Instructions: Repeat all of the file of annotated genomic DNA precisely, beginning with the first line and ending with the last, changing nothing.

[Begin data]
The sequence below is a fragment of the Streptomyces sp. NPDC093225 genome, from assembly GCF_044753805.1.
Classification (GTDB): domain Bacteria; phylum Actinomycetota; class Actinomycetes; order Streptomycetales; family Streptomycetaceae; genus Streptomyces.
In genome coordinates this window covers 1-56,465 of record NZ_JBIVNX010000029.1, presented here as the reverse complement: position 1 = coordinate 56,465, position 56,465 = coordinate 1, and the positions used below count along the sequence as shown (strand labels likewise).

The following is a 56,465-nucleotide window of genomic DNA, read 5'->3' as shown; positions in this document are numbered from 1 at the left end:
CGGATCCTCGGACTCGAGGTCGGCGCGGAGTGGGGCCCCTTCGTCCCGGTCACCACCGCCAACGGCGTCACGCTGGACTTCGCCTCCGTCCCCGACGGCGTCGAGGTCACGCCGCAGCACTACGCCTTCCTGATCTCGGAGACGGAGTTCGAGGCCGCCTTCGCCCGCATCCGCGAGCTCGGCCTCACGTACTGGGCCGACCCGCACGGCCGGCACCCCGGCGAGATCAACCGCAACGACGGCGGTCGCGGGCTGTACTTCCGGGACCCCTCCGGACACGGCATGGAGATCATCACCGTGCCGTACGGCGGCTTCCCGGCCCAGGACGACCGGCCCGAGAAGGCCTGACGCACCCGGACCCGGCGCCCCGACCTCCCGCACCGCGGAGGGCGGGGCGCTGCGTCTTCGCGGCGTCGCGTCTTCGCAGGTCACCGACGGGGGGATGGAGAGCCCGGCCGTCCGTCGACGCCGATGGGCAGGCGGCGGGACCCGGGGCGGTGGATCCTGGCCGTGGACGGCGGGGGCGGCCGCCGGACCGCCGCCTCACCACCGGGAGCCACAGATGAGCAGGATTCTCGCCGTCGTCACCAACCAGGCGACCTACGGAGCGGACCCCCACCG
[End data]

The sequence below is a fragment of the Streptomyces sp. NPDC093225 genome, from assembly GCF_044753805.1.
Classification (GTDB): domain Bacteria; phylum Actinomycetota; class Actinomycetes; order Streptomycetales; family Streptomycetaceae; genus Streptomyces.
In genome coordinates this window covers 1-56,465 of record NZ_JBIVNX010000029.1, presented here as the reverse complement: position 1 = coordinate 56,465, position 56,465 = coordinate 1, and the positions used below count along the sequence as shown (strand labels likewise).

The following is a 56,465-nucleotide window of genomic DNA, read 5'->3' as shown; positions in this document are numbered from 1 at the left end:
CGGATCCTCGGACTCGAGGTCGGCGCGGAGTGGGGCCCCTTCGTCCCGGTCACCACCGCCAACGGCGTCACGCTGGACTTCGCCTCCGTCCCCGACGGCGTCGAGGTCACGCCGCAGCACTACGCCTTCCTGATCTCGGAGACGGAGTTCGAGGCCGCCTTCGCCCGCATCCGCGAGCTCGGCCTCACGTACTGGGCCGACCCGCACGGCCGGCACCCCGGCGAGATCAACCGCAACGACGGCGGTCGCGGGCTGTACTTCCGGGACCCCTCCGGACACGGCATGGAGATCATCACCGTGCCGTACGGCGGCTTCCCGGCCCAGGACGACCGGCCCGAGAAGGCCTGACGCACCCGGACCCGGCGCCCCGACCTCCCGCACCGCGGAGGGCGGGGCGCTGCGTCTTCGCGGCGTCGCGTCTTCGCAGGTCACCGACGGGGGGATGGAGAGCCCGGCCGTCCGTCGACGCCGATGGGCAGGCGGCGGGACCCGGGGCGGTGGATCCTGGCCGTGGACGGCGGGGGCGGCCGCCGGACCGCCGCCTCACCACCGGGAGCCACAGATGAGCAGGATTCTCGCCGTCGTCACCAACCAGGCGACCTACGGAGCGGACCCCCACCG